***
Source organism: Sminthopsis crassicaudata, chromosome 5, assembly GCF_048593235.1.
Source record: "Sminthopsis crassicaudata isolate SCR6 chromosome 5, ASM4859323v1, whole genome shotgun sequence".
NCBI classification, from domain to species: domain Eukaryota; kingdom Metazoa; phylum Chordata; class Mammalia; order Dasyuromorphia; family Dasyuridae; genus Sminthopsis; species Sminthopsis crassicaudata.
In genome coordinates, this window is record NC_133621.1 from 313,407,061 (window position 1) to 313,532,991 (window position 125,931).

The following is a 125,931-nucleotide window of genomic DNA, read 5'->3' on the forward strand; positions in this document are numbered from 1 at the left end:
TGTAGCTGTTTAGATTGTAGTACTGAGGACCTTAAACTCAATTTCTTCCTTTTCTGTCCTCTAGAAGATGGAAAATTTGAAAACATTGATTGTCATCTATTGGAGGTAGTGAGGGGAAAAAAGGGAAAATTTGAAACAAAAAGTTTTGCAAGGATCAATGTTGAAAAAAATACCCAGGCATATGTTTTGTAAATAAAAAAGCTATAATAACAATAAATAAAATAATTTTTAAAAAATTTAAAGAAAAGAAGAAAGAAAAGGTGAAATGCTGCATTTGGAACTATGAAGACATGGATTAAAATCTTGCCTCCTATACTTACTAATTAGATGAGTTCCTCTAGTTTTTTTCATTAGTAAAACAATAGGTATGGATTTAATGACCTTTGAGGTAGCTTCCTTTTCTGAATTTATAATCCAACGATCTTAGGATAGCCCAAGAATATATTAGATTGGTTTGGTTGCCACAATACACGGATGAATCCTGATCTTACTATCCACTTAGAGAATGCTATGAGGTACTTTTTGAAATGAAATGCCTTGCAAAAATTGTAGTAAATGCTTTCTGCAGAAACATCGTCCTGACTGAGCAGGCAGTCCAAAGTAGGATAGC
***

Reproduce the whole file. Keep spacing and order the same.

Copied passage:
Source organism: Sminthopsis crassicaudata, chromosome 5, assembly GCF_048593235.1.
Source record: "Sminthopsis crassicaudata isolate SCR6 chromosome 5, ASM4859323v1, whole genome shotgun sequence".
NCBI classification, from domain to species: domain Eukaryota; kingdom Metazoa; phylum Chordata; class Mammalia; order Dasyuromorphia; family Dasyuridae; genus Sminthopsis; species Sminthopsis crassicaudata.
In genome coordinates, this window is record NC_133621.1 from 313,407,061 (window position 1) to 313,532,991 (window position 125,931).

The following is a 125,931-nucleotide window of genomic DNA, read 5'->3' on the forward strand; positions in this document are numbered from 1 at the left end:
TGTAGCTGTTTAGATTGTAGTACTGAGGACCTTAAACTCAATTTCTTCCTTTTCTGTCCTCTAGAAGATGGAAAATTTGAAAACATTGATTGTCATCTATTGGAGGTAGTGAGGGGAAAAAAGGGAAAATTTGAAACAAAAAGTTTTGCAAGGATCAATGTTGAAAAAAATACCCAGGCATATGTTTTGTAAATAAAAAAGCTATAATAACAATAAATAAAATAATTTTTAAAAAATTTAAAGAAAAGAAGAAAGAAAAGGTGAAATGCTGCATTTGGAACTATGAAGACATGGATTAAAATCTTGCCTCCTATACTTACTAATTAGATGAGTTCCTCTAGTTTTTTTCATTAGTAAAACAATAGGTATGGATTTAATGACCTTTGAGGTAGCTTCCTTTTCTGAATTTATAATCCAACGATCTTAGGATAGCCCAAGAATATATTAGATTGGTTTGGTTGCCACAATACACGGATGAATCCTGATCTTACTATCCACTTAGAGAATGCTATGAGGTACTTTTTGAAATGAAATGCCTTGCAAAAATTGTAGTAAATGCTTTCTGCAGAAACATCGTCCTGACTGAGCAGGCAGTCCAAAGTAGGATAGC